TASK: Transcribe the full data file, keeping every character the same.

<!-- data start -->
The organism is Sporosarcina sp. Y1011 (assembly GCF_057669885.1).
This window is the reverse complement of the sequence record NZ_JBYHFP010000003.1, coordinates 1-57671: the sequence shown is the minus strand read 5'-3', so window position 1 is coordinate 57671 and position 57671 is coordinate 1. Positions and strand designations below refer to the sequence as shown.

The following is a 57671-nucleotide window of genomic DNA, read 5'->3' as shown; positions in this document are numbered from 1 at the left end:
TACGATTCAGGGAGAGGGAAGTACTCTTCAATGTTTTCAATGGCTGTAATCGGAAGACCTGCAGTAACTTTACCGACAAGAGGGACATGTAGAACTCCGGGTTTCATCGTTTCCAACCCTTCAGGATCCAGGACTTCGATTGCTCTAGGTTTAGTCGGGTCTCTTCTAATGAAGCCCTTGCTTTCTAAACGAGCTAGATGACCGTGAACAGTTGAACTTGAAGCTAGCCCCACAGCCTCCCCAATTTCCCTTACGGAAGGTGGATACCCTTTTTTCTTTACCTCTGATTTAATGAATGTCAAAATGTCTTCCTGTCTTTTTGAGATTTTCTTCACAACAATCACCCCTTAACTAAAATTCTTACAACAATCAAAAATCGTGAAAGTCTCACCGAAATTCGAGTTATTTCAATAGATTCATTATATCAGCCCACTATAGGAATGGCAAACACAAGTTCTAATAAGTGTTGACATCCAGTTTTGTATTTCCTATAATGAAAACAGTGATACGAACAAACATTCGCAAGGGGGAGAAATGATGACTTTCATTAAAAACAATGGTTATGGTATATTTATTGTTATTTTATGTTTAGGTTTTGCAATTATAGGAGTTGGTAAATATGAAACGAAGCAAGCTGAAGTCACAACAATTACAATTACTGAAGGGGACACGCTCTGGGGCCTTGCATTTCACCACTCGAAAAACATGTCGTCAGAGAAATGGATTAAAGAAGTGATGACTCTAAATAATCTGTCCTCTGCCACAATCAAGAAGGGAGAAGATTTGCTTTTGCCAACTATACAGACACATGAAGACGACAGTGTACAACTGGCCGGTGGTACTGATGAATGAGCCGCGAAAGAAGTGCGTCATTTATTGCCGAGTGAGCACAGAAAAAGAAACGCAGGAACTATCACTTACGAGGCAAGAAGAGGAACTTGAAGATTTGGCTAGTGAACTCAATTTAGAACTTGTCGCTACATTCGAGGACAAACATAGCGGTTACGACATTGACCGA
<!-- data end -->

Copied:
The organism is Sporosarcina sp. Y1011 (assembly GCF_057669885.1).
This window is the reverse complement of the sequence record NZ_JBYHFP010000003.1, coordinates 1-57671: the sequence shown is the minus strand read 5'-3', so window position 1 is coordinate 57671 and position 57671 is coordinate 1. Positions and strand designations below refer to the sequence as shown.

The following is a 57671-nucleotide window of genomic DNA, read 5'->3' as shown; positions in this document are numbered from 1 at the left end:
TACGATTCAGGGAGAGGGAAGTACTCTTCAATGTTTTCAATGGCTGTAATCGGAAGACCTGCAGTAACTTTACCGACAAGAGGGACATGTAGAACTCCGGGTTTCATCGTTTCCAACCCTTCAGGATCCAGGACTTCGATTGCTCTAGGTTTAGTCGGGTCTCTTCTAATGAAGCCCTTGCTTTCTAAACGAGCTAGATGACCGTGAACAGTTGAACTTGAAGCTAGCCCCACAGCCTCCCCAATTTCCCTTACGGAAGGTGGATACCCTTTTTTCTTTACCTCTGATTTAATGAATGTCAAAATGTCTTCCTGTCTTTTTGAGATTTTCTTCACAACAATCACCCCTTAACTAAAATTCTTACAACAATCAAAAATCGTGAAAGTCTCACCGAAATTCGAGTTATTTCAATAGATTCATTATATCAGCCCACTATAGGAATGGCAAACACAAGTTCTAATAAGTGTTGACATCCAGTTTTGTATTTCCTATAATGAAAACAGTGATACGAACAAACATTCGCAAGGGGGAGAAATGATGACTTTCATTAAAAACAATGGTTATGGTATATTTATTGTTATTTTATGTTTAGGTTTTGCAATTATAGGAGTTGGTAAATATGAAACGAAGCAAGCTGAAGTCACAACAATTACAATTACTGAAGGGGACACGCTCTGGGGCCTTGCATTTCACCACTCGAAAAACATGTCGTCAGAGAAATGGATTAAAGAAGTGATGACTCTAAATAATCTGTCCTCTGCCACAATCAAGAAGGGAGAAGATTTGCTTTTGCCAACTATACAGACACATGAAGACGACAGTGTACAACTGGCCGGTGGTACTGATGAATGAGCCGCGAAAGAAGTGCGTCATTTATTGCCGAGTGAGCACAGAAAAAGAAACGCAGGAACTATCACTTACGAGGCAAGAAGAGGAACTTGAAGATTTGGCTAGTGAACTCAATTTAGAACTTGTCGCTACATTCGAGGACAAACATAGCGGTTACGACATTGACCGA